By Kenneth Rosen
You know that one question, the one that always makes you cringe? For me it isn’t one that I get from my mother: have you been eating? Do you have a girlfriend yet? Have you talked to your sister recently? Or the ones from my father: have you decided on a graduate school? Did you file your taxes? Because you know if you don’t … ; No, none of those. It’s the same question I get from most strangers: What do your tattoos mean?
I remember my first interview for an internship here. I was running late after a night on Congress Street and I certainly smelled and looked it. I wore a short-sleeved polo, khaki pants and sandals. Besides the blatant forearm and bicep tattoos, I have ink on my toes. When I sat down across the table from my interviewer I crossed my legs. He saw the ink, asked what it was, and I came up with three words that didn’t stand for what FTW really meant.
It was a surprise the next day when I received an email telling me I was offered the position. I’m sure it was not because of my whiskey-scented breath, my unkempt look, or the tattoos covering my body. Well, at least I hoped not.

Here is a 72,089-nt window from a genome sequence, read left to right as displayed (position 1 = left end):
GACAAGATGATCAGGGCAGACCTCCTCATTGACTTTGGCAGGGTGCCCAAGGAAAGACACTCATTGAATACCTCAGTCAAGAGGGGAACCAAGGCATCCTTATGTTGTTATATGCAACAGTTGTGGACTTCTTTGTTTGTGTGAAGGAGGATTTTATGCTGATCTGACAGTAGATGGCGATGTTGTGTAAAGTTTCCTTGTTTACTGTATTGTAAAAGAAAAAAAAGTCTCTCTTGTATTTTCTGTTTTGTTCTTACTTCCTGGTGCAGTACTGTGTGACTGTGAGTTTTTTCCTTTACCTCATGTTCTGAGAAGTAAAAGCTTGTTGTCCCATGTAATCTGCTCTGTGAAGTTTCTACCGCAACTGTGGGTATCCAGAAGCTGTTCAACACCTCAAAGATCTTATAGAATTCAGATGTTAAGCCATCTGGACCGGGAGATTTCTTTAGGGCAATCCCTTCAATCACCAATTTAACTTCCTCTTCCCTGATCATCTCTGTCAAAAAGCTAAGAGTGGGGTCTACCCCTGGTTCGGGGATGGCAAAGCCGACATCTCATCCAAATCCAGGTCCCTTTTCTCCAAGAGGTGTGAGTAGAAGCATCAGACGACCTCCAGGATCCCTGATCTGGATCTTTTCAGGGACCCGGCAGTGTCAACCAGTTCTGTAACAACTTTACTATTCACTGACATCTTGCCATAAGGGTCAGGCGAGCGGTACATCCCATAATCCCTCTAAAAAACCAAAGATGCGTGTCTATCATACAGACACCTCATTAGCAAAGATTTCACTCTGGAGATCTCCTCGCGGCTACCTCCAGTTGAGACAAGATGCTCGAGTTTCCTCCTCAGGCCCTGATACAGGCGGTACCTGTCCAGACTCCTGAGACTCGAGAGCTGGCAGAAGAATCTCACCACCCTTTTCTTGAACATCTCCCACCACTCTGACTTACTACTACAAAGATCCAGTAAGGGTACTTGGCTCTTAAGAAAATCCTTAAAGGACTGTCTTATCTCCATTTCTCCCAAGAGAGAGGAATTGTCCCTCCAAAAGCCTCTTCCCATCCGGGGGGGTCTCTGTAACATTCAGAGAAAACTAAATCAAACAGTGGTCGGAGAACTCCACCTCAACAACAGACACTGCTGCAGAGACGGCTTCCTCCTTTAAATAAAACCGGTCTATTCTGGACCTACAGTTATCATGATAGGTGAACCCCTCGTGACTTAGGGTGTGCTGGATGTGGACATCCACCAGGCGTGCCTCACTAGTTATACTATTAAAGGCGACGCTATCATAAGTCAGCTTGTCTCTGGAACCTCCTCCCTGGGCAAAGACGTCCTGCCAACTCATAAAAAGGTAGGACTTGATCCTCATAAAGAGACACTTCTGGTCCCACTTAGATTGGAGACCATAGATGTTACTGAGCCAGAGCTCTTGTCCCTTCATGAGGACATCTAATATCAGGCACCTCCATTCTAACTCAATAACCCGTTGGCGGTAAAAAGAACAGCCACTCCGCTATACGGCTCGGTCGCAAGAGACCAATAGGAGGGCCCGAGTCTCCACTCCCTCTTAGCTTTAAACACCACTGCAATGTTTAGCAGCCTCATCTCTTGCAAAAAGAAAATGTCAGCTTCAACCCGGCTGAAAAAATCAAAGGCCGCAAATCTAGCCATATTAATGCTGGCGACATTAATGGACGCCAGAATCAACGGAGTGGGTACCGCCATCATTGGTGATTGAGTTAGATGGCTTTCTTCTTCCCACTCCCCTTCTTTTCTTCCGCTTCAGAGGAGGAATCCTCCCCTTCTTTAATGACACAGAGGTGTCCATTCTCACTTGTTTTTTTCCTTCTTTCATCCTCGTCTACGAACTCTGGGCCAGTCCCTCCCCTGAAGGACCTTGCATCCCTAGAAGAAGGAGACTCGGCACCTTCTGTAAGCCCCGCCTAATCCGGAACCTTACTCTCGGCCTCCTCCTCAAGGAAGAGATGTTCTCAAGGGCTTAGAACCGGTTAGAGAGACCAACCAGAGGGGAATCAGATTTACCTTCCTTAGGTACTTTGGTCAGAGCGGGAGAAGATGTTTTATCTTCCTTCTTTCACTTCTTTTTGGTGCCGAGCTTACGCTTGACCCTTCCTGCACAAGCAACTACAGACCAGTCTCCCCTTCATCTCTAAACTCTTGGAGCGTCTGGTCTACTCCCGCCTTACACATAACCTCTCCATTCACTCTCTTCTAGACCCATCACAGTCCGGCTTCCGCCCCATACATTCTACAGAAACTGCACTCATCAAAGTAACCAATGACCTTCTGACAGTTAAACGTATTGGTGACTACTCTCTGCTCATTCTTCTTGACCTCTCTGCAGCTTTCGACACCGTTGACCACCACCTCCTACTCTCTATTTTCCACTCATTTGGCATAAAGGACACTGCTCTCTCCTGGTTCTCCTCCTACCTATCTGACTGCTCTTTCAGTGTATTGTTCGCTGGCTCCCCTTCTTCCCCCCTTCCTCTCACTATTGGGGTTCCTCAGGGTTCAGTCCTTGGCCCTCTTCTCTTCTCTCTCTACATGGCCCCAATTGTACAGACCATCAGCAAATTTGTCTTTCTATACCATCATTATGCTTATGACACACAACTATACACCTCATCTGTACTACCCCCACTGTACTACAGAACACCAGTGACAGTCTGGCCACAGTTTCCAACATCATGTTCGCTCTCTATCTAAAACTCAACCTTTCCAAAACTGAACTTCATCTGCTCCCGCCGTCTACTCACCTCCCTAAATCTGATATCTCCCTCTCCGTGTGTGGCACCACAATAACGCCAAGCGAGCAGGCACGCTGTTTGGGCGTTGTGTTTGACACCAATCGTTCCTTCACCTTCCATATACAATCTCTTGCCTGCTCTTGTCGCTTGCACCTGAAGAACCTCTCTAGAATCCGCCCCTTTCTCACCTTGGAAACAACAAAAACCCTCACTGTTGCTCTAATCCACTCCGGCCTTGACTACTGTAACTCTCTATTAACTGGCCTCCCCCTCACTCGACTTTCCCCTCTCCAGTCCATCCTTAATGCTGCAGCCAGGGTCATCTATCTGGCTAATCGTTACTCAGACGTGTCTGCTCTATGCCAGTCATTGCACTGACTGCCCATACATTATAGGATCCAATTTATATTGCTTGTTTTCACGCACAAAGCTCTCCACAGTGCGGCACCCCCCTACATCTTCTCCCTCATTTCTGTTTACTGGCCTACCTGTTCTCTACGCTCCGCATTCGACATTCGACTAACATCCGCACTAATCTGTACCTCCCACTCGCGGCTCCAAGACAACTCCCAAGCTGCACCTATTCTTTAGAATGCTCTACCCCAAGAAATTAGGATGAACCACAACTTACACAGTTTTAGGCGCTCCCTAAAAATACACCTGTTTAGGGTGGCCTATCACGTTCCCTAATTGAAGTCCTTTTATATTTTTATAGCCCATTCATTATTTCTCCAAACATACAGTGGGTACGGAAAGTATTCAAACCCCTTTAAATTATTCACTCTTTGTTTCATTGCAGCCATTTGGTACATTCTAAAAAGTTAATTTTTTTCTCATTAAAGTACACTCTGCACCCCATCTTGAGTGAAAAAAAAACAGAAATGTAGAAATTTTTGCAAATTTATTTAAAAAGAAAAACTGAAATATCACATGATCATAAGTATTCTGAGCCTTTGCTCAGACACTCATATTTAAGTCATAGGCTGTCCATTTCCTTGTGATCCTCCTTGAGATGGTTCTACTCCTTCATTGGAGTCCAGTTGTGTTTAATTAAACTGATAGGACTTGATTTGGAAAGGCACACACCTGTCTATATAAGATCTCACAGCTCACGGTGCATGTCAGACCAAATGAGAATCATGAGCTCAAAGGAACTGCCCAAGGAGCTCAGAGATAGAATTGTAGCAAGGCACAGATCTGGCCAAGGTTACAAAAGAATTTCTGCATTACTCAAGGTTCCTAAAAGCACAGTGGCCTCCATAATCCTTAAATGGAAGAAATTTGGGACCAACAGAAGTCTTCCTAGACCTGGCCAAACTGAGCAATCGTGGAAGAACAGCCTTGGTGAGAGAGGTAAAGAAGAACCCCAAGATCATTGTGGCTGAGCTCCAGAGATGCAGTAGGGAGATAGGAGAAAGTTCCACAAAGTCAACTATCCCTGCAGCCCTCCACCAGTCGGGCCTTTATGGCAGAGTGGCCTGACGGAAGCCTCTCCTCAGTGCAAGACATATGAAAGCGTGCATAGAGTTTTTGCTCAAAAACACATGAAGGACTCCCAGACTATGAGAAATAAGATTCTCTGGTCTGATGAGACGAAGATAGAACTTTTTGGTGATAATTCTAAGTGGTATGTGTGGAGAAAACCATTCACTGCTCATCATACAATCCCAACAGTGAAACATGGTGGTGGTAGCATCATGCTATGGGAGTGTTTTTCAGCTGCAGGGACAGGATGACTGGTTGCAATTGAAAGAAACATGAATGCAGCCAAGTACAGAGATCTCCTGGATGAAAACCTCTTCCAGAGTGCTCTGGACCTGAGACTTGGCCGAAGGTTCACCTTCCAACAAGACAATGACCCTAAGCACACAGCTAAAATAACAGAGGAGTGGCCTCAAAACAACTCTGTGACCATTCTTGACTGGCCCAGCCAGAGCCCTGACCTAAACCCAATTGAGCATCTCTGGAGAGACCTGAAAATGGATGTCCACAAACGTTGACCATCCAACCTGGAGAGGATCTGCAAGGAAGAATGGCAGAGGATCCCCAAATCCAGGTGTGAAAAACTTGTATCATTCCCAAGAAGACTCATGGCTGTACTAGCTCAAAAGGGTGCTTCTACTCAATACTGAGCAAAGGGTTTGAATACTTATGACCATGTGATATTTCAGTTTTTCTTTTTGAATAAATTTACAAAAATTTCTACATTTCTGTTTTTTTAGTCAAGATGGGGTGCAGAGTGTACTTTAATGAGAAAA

More recently when I was working on a story with a colleague, deadline approaching within the hour and a story of my own to write, I ran downtown.
I’ve been to the courthouse many times: ‘Afternoon, officer,’ grab my wallet, pens, pad and keys then place them in the bin, walk through the metal detector, grab my stuff, say ‘thank you’ to the officer at the other end then leave. It’s one dance where I rarely misstep, even when on deadline.
We needed documents from a gag order that was filed that morning to include in his piece so I ran to the third floor to find it. The county clerk’s office is down a long, bleak hallway with no art and too many sheriffs, reminiscent of my days in high school. When I reached the door I walked in and accidentally let the door slam behind me. The meek and feeble clerk that I approached seemed to cling to the manila envelopes in her hands. She eyed my arms.
“I’m looking for a case file,” I said. “Petry versus SCAD.” I didn’t reek of whiskey.
She pointed me to the public computer where I was able to print the 18 pages I needed (50 cents a page, really?) and was out as quick as I arrived. She didn’t ask what they meant but I’m sure, given the chance, she would have.
After four years since getting my first ink, the one covering my forearm, I’m just now getting used to the stigmas that surround them. And if you asked me today I still wouldn’t have an answer to what they mean. Maybe in another four years I will.Contact Kenneth Rosen.